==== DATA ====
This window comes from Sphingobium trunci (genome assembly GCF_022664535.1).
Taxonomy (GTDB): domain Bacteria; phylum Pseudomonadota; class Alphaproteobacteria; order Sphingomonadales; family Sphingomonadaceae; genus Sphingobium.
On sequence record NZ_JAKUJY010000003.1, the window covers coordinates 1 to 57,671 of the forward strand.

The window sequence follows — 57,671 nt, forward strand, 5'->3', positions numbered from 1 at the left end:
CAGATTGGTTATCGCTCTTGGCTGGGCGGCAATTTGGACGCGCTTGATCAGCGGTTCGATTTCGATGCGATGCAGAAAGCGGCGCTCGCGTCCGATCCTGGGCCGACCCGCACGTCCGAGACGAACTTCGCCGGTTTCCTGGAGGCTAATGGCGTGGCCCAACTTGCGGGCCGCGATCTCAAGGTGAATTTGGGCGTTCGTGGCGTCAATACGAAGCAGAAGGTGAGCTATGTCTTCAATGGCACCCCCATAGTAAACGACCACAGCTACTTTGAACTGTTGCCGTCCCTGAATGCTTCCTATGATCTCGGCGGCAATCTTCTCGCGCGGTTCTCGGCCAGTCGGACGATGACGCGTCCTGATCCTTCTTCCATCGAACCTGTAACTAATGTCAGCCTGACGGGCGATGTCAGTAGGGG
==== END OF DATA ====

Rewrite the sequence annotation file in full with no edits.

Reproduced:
This window comes from Sphingobium trunci (genome assembly GCF_022664535.1).
Taxonomy (GTDB): domain Bacteria; phylum Pseudomonadota; class Alphaproteobacteria; order Sphingomonadales; family Sphingomonadaceae; genus Sphingobium.
On sequence record NZ_JAKUJY010000003.1, the window covers coordinates 1 to 57,671 of the forward strand.

The window sequence follows — 57,671 nt, forward strand, 5'->3', positions numbered from 1 at the left end:
CAGATTGGTTATCGCTCTTGGCTGGGCGGCAATTTGGACGCGCTTGATCAGCGGTTCGATTTCGATGCGATGCAGAAAGCGGCGCTCGCGTCCGATCCTGGGCCGACCCGCACGTCCGAGACGAACTTCGCCGGTTTCCTGGAGGCTAATGGCGTGGCCCAACTTGCGGGCCGCGATCTCAAGGTGAATTTGGGCGTTCGTGGCGTCAATACGAAGCAGAAGGTGAGCTATGTCTTCAATGGCACCCCCATAGTAAACGACCACAGCTACTTTGAACTGTTGCCGTCCCTGAATGCTTCCTATGATCTCGGCGGCAATCTTCTCGCGCGGTTCTCGGCCAGTCGGACGATGACGCGTCCTGATCCTTCTTCCATCGAACCTGTAACTAATGTCAGCCTGACGGGCGATGTCAGTAGGGG